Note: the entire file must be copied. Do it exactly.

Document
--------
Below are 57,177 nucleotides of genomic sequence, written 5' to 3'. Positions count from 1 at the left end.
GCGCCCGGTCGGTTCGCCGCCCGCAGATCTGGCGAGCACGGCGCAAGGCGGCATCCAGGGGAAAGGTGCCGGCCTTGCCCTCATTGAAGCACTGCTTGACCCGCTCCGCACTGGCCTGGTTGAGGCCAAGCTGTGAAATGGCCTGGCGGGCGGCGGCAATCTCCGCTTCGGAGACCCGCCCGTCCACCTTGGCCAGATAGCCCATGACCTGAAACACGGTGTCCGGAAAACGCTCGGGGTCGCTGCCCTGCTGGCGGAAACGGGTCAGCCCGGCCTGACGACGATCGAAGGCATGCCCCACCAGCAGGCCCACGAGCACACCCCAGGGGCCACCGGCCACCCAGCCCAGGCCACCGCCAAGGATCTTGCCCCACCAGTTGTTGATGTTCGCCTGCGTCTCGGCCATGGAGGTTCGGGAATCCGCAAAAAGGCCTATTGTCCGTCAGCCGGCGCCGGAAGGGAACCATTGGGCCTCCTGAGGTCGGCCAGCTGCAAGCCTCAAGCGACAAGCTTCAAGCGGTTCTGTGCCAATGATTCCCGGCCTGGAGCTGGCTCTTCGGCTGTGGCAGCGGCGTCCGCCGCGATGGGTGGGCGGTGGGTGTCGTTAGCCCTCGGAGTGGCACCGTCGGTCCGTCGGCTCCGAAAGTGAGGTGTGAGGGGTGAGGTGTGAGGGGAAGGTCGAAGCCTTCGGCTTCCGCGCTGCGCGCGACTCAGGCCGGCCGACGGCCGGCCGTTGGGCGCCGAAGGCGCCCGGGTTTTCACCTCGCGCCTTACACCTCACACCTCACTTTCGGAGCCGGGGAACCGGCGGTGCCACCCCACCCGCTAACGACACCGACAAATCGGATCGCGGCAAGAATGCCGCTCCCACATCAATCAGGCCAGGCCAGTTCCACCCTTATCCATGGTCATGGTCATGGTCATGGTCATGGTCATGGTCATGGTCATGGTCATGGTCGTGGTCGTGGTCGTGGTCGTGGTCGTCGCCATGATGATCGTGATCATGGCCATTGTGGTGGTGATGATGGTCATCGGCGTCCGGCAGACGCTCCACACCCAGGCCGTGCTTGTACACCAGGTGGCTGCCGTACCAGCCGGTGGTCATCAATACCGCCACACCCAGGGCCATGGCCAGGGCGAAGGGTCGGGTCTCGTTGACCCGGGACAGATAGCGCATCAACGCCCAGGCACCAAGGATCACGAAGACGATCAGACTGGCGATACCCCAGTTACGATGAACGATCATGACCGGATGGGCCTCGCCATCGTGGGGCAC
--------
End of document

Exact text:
Below are 57,177 nucleotides of genomic sequence, written 5' to 3'. Positions count from 1 at the left end.
GCGCCCGGTCGGTTCGCCGCCCGCAGATCTGGCGAGCACGGCGCAAGGCGGCATCCAGGGGAAAGGTGCCGGCCTTGCCCTCATTGAAGCACTGCTTGACCCGCTCCGCACTGGCCTGGTTGAGGCCAAGCTGTGAAATGGCCTGGCGGGCGGCGGCAATCTCCGCTTCGGAGACCCGCCCGTCCACCTTGGCCAGATAGCCCATGACCTGAAACACGGTGTCCGGAAAACGCTCGGGGTCGCTGCCCTGCTGGCGGAAACGGGTCAGCCCGGCCTGACGACGATCGAAGGCATGCCCCACCAGCAGGCCCACGAGCACACCCCAGGGGCCACCGGCCACCCAGCCCAGGCCACCGCCAAGGATCTTGCCCCACCAGTTGTTGATGTTCGCCTGCGTCTCGGCCATGGAGGTTCGGGAATCCGCAAAAAGGCCTATTGTCCGTCAGCCGGCGCCGGAAGGGAACCATTGGGCCTCCTGAGGTCGGCCAGCTGCAAGCCTCAAGCGACAAGCTTCAAGCGGTTCTGTGCCAATGATTCCCGGCCTGGAGCTGGCTCTTCGGCTGTGGCAGCGGCGTCCGCCGCGATGGGTGGGCGGTGGGTGTCGTTAGCCCTCGGAGTGGCACCGTCGGTCCGTCGGCTCCGAAAGTGAGGTGTGAGGGGTGAGGTGTGAGGGGAAGGTCGAAGCCTTCGGCTTCCGCGCTGCGCGCGACTCAGGCCGGCCGACGGCCGGCCGTTGGGCGCCGAAGGCGCCCGGGTTTTCACCTCGCGCCTTACACCTCACACCTCACTTTCGGAGCCGGGGAACCGGCGGTGCCACCCCACCCGCTAACGACACCGACAAATCGGATCGCGGCAAGAATGCCGCTCCCACATCAATCAGGCCAGGCCAGTTCCACCCTTATCCATGGTCATGGTCATGGTCATGGTCATGGTCATGGTCATGGTCATGGTCATGGTCGTGGTCGTGGTCGTGGTCGTGGTCGTCGCCATGATGATCGTGATCATGGCCATTGTGGTGGTGATGATGGTCATCGGCGTCCGGCAGACGCTCCACACCCAGGCCGTGCTTGTACACCAGGTGGCTGCCGTACCAGCCGGTGGTCATCAATACCGCCACACCCAGGGCCATGGCCAGGGCGAAGGGTCGGGTCTCGTTGACCCGGGACAGATAGCGCATCAACGCCCAGGCACCAAGGATCACGAAGACGATCAGACTGGCGATACCCCAGTTACGATGAACGATCATGACCGGATGGGCCTCGCCATCGTGGGGCAC